Internet InfoMedia u s to present gaza cease fire resolution at u n security council
Internet InfoMedia 21mideast crisis ledeall 1 lvqc facebookJumbo

A resolution for the U.N. that American diplomats are circulating was notable for its strong language in seeking a cease-fire in Gaza and the release of hostages.

Secretary of State Antony J. Blinken, traveling in the Middle East on Thursday, pressed for a halt to fighting in the Gaza Strip as the United States prepared to introduce a resolution at the United Nations on Friday calling for “an immediate and sustained cease-fire.”

The Security Council resolution drafted by the United States contains the strongest language that Washington has supported so far, and was an apparent shift for Israel’s closest ally. In February, the United States vetoed a Council resolution demanding an immediate humanitarian cease-fire.

The new resolution also condemns the Hamas-led attacks on Israel of Oct. 7 that set off the war and the hostage-taking that day, and expresses support for the negotiations to free those still being held in Gaza.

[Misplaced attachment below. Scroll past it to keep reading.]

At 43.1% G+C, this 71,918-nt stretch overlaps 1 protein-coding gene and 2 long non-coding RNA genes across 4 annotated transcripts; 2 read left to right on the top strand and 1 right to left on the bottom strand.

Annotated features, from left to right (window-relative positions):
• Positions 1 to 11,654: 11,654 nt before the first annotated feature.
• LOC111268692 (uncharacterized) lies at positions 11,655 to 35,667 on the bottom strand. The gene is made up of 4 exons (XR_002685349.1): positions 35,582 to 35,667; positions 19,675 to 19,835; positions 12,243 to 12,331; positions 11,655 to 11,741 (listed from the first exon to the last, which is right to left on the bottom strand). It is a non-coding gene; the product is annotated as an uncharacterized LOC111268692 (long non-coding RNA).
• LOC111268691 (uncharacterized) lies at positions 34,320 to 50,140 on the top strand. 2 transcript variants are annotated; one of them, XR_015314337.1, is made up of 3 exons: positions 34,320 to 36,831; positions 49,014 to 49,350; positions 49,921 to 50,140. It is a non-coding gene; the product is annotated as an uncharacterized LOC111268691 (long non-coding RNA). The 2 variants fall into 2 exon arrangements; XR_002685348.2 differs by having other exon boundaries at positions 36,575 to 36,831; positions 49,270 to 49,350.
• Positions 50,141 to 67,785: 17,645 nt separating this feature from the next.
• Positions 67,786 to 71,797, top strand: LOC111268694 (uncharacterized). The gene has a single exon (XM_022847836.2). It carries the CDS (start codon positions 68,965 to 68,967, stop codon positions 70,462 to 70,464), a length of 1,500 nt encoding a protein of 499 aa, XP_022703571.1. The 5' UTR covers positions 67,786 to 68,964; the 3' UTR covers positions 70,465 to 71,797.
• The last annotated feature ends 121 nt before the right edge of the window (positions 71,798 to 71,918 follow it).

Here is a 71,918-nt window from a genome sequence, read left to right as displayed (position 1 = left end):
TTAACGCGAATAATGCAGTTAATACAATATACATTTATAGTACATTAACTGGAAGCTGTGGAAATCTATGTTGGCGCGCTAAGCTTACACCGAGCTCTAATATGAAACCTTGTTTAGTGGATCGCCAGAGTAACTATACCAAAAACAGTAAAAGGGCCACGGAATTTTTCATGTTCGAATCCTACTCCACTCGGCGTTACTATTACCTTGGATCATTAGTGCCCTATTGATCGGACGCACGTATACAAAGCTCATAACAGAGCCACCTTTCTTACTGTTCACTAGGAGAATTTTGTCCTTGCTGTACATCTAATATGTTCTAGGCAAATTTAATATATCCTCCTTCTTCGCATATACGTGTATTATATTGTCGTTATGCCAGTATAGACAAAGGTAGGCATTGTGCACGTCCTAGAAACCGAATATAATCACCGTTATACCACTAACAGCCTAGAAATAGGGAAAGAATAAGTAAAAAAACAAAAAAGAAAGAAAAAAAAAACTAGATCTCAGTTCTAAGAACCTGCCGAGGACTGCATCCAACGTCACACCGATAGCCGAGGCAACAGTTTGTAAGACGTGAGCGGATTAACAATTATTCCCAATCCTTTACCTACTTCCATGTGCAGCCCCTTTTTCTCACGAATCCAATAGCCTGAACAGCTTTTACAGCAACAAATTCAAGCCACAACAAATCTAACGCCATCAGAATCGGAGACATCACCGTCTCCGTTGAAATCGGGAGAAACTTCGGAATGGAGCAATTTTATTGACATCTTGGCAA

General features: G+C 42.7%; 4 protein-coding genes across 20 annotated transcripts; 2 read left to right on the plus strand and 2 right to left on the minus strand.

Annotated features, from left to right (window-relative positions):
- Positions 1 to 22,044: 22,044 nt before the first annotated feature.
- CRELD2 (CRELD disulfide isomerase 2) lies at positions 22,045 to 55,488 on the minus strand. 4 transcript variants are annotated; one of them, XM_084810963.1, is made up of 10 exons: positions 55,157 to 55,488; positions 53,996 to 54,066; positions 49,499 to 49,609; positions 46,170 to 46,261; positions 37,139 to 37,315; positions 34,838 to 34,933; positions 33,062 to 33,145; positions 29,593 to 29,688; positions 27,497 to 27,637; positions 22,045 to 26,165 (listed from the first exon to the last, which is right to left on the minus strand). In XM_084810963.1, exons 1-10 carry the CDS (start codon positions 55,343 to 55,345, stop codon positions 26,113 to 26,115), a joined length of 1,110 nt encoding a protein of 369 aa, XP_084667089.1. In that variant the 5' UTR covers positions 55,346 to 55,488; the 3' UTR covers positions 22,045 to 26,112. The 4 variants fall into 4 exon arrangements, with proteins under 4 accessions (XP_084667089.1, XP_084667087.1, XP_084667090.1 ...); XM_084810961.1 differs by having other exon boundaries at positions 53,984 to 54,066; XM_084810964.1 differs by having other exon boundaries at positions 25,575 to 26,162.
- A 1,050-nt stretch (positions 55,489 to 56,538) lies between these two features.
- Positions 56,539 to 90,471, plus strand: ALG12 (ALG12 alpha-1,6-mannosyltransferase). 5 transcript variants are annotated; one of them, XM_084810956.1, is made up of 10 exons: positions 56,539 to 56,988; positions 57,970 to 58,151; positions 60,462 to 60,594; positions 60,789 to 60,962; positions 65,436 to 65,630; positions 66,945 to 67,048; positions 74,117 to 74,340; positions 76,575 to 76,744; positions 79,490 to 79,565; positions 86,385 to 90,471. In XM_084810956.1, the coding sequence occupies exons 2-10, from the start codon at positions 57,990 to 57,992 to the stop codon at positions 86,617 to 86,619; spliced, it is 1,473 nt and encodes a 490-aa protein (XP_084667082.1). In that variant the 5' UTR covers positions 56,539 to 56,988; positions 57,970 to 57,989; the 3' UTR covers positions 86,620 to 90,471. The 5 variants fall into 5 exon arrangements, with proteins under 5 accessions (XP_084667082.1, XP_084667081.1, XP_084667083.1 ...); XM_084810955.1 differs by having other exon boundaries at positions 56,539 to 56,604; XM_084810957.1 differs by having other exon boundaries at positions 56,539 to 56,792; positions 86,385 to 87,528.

When the United States vetoed the earlier resolution, American officials said they had done so because they were concerned that it could disrupt hostage negotiations. But Biden administration officials have grown more outspoken in recent weeks in their push for a cease-fire, as experts have warned of imminent famine in Gaza and pressure grows for stronger international action.

The resolution being circulated by U.S. diplomats and obtained by The New York Times on Thursday said that the Council determines the imperative of an immediate and sustained cease-fire to protect civilians on all sides, allow for the delivery of essential humanitarian assistance, and alleviate humanitarian suffering, and towards that end unequivocally supports ongoing international diplomatic efforts to secure such a cease-fire in connection with the release of all remaining hostages.”

The resolution also notes the “deep concern about the threat of conflict-induced famine and epidemics.”

We are having trouble retrieving the article content.

Please enable JavaScript in your browser settings.


Thank you for your patience while we verify access. If you are in Reader mode please exit and log into your Times account, or subscribe for all of The Times.


Thank you for your patience while we verify access.

Already a subscriber? Log in.

Want all of The Times? Subscribe.

Leave a Reply

Your email address will not be published. Required fields are marked *